Proposed Tax Plan

Proposed Tax Plan Negatively Impacts Our Local Market

This review is not intended to be a political statement or position, but hopefully is useful in bringing together some of the more significant issues that have been identified and raised by various people and analysts.

Table of Contents

It is Generally Agreed That Our Country Needs a Major Overhaul of the Tax Code

However, the plan as presented by the government so far includes several aspects that are detrimental to the housing industry, homeowners, and potential new home buyers, and therefore potentially damaging to the economy.  Three changes proposed are especially impactful: a reduction in the amount of mortgage interest that can be deducted, a cap on property tax deductions, and limits to capital gains exemptions when owners sell their homes.

These proposals would eliminate much of the tax incentives to buy a home, which would result in even more families being unable to own their own homes.  Our country’s homeownership rate is already near all-time low level at 64%. The changes proposed would also lead to higher taxes paid when homes are sold, which in turn will result in fewer homes being made available for buyers to purchase.

There Are Several Other Aspects of How the New Bill Would Hurt Housing

For example, it reduces the value of the mortgage interest deduction, but only for new buyers! Under the bill, mortgage interest would be deductible on loans up to $500,000 instead of the current $1 million for couples filing jointly. That would result in it being a lot more expensive to buy a home in a relatively higher-priced market such as ours.  It would also discourage more people from selling, because to do so would lose the deduction from taxes of costs for mortgages between $500,000 and $1 million. Thus it would disadvantage both some potential sellers and buyers. In addition, even the deduction itself would be useless for many people because the standard deduction is planned to be doubled, which will diminish the need to itemize deductions.

The Bill Requires People to Stay in Their Homes Longer to Qualify for Capital Gains Exemption

The law has provided for many years that a seller can exempt up to $250,000 of capital gains (or $500,000 for married couples filing jointly) on their primary residence if they have lived there for two of the last five years.  The new law would require the owners have to live there for five of the last eight years, creating another disincentive for moving.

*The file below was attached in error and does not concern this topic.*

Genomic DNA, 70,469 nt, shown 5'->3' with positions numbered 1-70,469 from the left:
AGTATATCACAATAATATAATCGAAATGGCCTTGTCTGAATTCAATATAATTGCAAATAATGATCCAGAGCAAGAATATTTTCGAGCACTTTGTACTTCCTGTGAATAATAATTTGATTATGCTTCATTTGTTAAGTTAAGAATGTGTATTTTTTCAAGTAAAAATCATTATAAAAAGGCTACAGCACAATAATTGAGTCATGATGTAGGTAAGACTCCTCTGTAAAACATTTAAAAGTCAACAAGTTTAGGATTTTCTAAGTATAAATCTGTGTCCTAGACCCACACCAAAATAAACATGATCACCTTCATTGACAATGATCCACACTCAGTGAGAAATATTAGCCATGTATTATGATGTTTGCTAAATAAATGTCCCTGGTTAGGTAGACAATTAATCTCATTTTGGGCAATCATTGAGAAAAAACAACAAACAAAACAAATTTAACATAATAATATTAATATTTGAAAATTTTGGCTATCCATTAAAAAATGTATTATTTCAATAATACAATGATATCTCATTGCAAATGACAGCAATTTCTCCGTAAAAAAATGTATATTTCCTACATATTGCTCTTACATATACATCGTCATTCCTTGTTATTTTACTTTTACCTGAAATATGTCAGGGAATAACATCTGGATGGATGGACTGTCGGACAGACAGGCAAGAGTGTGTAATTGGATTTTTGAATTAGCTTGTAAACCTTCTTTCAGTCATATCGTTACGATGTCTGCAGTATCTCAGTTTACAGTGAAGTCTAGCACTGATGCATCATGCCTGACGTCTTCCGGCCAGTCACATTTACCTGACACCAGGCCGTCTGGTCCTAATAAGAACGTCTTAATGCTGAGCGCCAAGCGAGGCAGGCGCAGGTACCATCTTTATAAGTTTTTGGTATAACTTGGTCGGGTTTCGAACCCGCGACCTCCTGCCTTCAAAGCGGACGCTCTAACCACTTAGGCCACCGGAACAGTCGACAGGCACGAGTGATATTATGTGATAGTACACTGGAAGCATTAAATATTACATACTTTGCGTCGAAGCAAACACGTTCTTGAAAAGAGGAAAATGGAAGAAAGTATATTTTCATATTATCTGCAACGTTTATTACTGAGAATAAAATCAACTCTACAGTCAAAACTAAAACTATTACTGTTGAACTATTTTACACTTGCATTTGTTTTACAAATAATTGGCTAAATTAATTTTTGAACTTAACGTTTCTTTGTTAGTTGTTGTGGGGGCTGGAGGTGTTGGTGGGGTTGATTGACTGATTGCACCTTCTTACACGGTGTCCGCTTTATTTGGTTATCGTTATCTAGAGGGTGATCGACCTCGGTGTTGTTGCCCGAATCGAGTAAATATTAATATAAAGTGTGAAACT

The new $10,000 cap on the deductibility of property taxes as well as the elimination of deduction for state income taxes would make a significant impact in areas of the country where property taxes are quite high.  California coastal cities, New York and New Jersey are areas that would be especially hurt by such a low cap, even though most of the country would not. In our area, for example, if the property tax deduction is limited to $10,000 and a family buys a new home for $3,000,000, their property tax is over $30,000 a year.  That would result in a loss of $20,000 of tax offset for them.

The chief economist at Moody’s Analytics said that these tax changes could initially cut prices by 10% in expensive markets and 3%-5% across the country.  In an area such as ours, with average home prices now around $3 million, this could equate to a loss of property value of $300,000 on average.  Of course the housing industry and real estate industry are strongly opposed to those features of the proposed tax code changes, and their respective national associations are making great efforts to protect home values and the residential housing construction market.

The Key Take-Away

This brief review of highlights of the new proposed tax code is not intended to be all-inclusive of the changes that could impact real estate in various other ways, nor does it relate to the majority of the country regarding aspects that are not as unfavorable to the housing industry and market as they are impactful to higher-priced areas such as ours.  Also, although there are several disincentives to buy or sell a home, the same bill simultaneously provides for a number of advantages for owning investment property.

Between the House of Representatives and the Senate versions of how to go about tax reform, it will no doubt be many months before an overhaul can be completed. By the time this is published, we will see far more details than currently are known.

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